Electric motors

RLS is strongly rooted in drive technology and has been developing advanced sensor solutions for speed and position detection (commutation) for various electric drives for decades.

"The variety on the market is huge, we needed the best technology that would fit into our motors. RLS were happy to adapt and tailor their existing magnetic encoder products to our needs." TQ-RoboDrive (Germany)

Many drive manufacturers trust our OnAxis encoders, as well as bearingless encoders like RoLin, AksIM and Orbis. They are all based on highest quality, robustness and sustainable technologies. We are also happy to accept individual challenges and realize modifications and special solutions.

How do encoders in electric motors work?

Brushless motor


Built-in rotary encoders are used to indicate the angle of the motor shaft in brushless permanent magnet motors. In such cases, the encoder serves as a feedback device, which is crucial for the proper operation of the equipment. Brushless motors require electronic commutation, often partly achieved by using rotor magnets as low resolution absolute encoders (typically six or twelve pulses per revolution). The resulting shaft angle information is transmitted to the servo drive so that it can excite the correct stator winding at any time.


For the BLDC motor to function properly, the controller (drive) must know the position of the rotor. To achieve this, zeroing should be carried out. Zeroing is a process in which an alignment of the electrical and mechanical position is achieved. In this way the controller knows through which winding a current should be sent.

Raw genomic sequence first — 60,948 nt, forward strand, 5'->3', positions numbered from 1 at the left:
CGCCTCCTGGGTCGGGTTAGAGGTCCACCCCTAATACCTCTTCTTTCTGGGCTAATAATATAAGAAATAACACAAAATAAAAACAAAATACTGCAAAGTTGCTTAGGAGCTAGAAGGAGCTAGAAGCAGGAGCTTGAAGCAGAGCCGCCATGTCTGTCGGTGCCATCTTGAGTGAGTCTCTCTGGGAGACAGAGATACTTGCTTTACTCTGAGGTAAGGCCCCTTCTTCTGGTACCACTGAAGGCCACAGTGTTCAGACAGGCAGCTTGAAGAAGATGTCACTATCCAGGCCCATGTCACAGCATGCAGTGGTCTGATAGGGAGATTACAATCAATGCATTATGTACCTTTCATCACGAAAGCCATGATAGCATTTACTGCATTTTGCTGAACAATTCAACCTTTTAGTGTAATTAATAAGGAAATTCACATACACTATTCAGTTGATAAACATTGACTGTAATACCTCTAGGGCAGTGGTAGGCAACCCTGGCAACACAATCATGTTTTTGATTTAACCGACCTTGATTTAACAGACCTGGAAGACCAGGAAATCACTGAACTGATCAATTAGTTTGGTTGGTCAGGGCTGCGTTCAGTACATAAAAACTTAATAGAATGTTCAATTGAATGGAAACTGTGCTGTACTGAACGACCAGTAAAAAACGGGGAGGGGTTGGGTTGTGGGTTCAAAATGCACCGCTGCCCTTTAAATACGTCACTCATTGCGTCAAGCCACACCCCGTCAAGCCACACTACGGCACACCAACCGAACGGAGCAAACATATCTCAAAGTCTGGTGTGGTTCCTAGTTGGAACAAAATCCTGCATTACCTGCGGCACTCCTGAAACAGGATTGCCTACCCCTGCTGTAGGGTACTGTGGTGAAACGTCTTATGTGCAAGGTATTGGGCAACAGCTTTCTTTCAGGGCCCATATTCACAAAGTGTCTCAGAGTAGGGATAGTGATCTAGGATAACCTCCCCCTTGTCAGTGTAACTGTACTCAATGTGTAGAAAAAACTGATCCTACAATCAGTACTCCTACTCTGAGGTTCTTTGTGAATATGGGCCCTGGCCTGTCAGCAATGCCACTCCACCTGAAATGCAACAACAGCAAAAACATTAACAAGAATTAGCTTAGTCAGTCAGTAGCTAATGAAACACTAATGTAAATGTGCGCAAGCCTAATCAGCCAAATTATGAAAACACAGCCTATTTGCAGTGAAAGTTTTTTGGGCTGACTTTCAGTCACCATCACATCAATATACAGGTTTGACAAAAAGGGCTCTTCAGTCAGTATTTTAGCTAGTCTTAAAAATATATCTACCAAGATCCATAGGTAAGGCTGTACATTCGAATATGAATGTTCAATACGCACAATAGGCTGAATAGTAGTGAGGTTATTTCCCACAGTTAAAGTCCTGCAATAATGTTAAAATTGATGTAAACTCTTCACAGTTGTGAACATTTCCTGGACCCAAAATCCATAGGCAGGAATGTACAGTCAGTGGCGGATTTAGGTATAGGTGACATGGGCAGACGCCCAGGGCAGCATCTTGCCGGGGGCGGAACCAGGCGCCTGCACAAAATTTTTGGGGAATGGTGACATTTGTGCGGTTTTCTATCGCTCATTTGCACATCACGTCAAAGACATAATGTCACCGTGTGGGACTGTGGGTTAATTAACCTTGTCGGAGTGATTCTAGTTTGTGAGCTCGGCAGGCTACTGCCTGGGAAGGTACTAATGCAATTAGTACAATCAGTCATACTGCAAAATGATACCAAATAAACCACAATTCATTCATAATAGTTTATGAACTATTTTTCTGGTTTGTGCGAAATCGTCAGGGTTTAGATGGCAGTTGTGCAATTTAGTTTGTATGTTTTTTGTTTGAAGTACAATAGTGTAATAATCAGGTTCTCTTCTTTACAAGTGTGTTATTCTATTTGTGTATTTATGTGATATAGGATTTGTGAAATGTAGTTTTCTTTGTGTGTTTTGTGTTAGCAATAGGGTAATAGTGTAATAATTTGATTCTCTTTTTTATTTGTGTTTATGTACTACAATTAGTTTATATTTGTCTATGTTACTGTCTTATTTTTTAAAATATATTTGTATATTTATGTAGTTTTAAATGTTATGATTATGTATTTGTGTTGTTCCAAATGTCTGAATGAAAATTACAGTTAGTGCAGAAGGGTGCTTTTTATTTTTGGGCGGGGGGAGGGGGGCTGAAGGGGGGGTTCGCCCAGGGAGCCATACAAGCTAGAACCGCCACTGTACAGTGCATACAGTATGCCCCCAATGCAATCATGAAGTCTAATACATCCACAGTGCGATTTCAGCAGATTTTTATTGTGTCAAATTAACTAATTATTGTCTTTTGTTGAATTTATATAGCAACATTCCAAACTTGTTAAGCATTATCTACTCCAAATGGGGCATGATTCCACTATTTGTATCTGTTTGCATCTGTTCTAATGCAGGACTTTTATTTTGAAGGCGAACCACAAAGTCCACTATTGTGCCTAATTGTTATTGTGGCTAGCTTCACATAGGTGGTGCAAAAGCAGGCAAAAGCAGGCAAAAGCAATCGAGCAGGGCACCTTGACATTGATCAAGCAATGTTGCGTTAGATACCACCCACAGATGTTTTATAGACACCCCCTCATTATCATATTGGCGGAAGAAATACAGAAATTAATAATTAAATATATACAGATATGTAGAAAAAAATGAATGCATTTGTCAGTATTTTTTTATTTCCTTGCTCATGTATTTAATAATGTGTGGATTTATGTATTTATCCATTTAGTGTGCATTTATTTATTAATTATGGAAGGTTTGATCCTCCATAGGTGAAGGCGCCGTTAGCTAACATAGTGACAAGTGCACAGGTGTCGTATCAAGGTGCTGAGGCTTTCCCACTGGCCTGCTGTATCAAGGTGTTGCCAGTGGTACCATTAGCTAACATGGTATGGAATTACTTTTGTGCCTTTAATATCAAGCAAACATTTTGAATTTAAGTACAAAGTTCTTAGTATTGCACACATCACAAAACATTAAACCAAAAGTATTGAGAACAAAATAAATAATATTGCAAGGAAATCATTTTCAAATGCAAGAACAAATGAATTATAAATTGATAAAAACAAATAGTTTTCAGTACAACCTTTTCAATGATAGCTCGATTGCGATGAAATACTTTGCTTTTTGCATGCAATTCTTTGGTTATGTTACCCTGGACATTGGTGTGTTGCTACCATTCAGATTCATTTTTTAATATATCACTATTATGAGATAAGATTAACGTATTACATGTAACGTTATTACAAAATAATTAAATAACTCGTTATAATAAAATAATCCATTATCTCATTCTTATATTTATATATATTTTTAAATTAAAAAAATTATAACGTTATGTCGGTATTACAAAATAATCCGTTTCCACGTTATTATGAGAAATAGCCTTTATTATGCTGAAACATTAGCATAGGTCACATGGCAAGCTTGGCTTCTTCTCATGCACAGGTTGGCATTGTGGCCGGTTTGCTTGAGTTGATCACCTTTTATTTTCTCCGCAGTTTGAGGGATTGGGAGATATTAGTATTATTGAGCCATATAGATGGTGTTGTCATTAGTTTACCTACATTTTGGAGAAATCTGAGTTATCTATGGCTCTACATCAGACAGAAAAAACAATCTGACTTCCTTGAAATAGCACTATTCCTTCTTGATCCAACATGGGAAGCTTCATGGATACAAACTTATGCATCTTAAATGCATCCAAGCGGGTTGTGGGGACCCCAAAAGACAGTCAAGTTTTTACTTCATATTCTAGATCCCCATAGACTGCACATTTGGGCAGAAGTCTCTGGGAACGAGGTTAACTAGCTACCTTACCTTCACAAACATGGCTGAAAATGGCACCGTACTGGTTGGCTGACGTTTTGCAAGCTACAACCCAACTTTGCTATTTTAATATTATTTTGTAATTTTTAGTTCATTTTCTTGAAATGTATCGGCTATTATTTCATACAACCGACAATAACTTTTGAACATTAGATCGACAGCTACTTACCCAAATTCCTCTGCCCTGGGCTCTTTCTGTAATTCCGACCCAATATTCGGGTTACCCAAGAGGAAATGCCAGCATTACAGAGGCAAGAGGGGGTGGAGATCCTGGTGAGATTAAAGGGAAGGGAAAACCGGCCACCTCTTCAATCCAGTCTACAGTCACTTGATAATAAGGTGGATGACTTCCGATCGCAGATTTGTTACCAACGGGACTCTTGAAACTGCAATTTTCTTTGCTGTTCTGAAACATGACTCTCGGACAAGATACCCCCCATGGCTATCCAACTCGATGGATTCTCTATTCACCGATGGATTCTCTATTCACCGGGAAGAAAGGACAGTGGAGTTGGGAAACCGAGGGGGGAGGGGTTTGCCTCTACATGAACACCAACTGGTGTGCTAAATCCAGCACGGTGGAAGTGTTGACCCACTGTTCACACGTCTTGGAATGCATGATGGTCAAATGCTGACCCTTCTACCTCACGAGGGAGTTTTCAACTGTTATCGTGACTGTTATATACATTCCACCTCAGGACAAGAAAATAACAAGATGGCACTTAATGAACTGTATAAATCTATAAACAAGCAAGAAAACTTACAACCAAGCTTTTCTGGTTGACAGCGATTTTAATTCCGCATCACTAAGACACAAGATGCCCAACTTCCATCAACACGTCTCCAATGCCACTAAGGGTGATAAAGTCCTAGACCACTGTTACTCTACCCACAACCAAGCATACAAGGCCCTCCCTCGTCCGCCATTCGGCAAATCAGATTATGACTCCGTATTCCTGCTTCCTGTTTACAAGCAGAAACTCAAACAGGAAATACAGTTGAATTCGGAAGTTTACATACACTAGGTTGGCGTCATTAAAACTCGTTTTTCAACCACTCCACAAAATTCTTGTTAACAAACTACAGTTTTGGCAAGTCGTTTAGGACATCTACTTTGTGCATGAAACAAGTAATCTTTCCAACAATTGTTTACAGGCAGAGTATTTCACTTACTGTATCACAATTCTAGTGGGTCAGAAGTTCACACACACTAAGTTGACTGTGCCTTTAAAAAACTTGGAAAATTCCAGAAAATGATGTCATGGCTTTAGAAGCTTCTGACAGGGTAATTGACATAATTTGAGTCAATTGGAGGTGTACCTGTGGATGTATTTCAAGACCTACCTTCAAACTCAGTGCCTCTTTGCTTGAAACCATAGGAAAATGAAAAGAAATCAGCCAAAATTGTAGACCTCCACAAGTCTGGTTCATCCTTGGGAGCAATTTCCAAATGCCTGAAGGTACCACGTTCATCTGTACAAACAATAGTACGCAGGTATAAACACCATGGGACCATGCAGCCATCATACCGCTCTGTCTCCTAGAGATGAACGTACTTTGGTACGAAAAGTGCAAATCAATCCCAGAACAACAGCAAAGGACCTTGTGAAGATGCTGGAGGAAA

Speed detection can be achieved with incremental encoders, from compact encoders such as RMBs, RMs, to bearingless encoders such as RoLin or AkSIM, as well as redundant and space-saving solutions. We are also happy to implement modifications and special solutions.


A servomotor is a closed-loop servo mechanism that uses position feedback to control its movement and end position. For this application, absolute encoders like AksIM or Orbis are mainly used. The input to its control is a signal (either analog or digital) representing the commanded position for the output shaft. The motor is paired with a type of encoder to provide position and speed feedback. The measured position of the output is compared with the commanded position, the external input to its control. If the output position deviates from the target position, an error signal is generated which then causes the motor to rotate in both directions to bring the output shaft to the corresponding position. As the positions approach, the error signal is reduced to zero and the motor stops.

Why RLS magnetic encoders?


  • Reliability
  • Repeatability
  • Low weight and compact size
  • Low energy consumption


  • Good price-performance ratio
  • Wide range of available sizes
  • Wide range of resolutions
  • Industry standard absolute or incremental output options
  • High dynamic response
  • High accuracy
  • Large installation tolerances
  • High reliability
  • Non-contact 360° rotation or linear position detection
  • Low power consumption
  • Immune to stray external magnetic fields

RLS helps to drive a robot revolution

TQ-RoboDrive motors offer high torque at a low weight, which is important for applications with exoskeletons and cobots. This combination of high torque and low weight (high torque density) is what differentiates TQ-RoboDrive motor systems from those of other motor manufacturers.

For its ultra-low weight frameless motors designed for robotics applications, TQ-RoboDrive sought a precision magnetic encoder solution. This demanded a new miniature absolute encoder that wasn’t available on the market.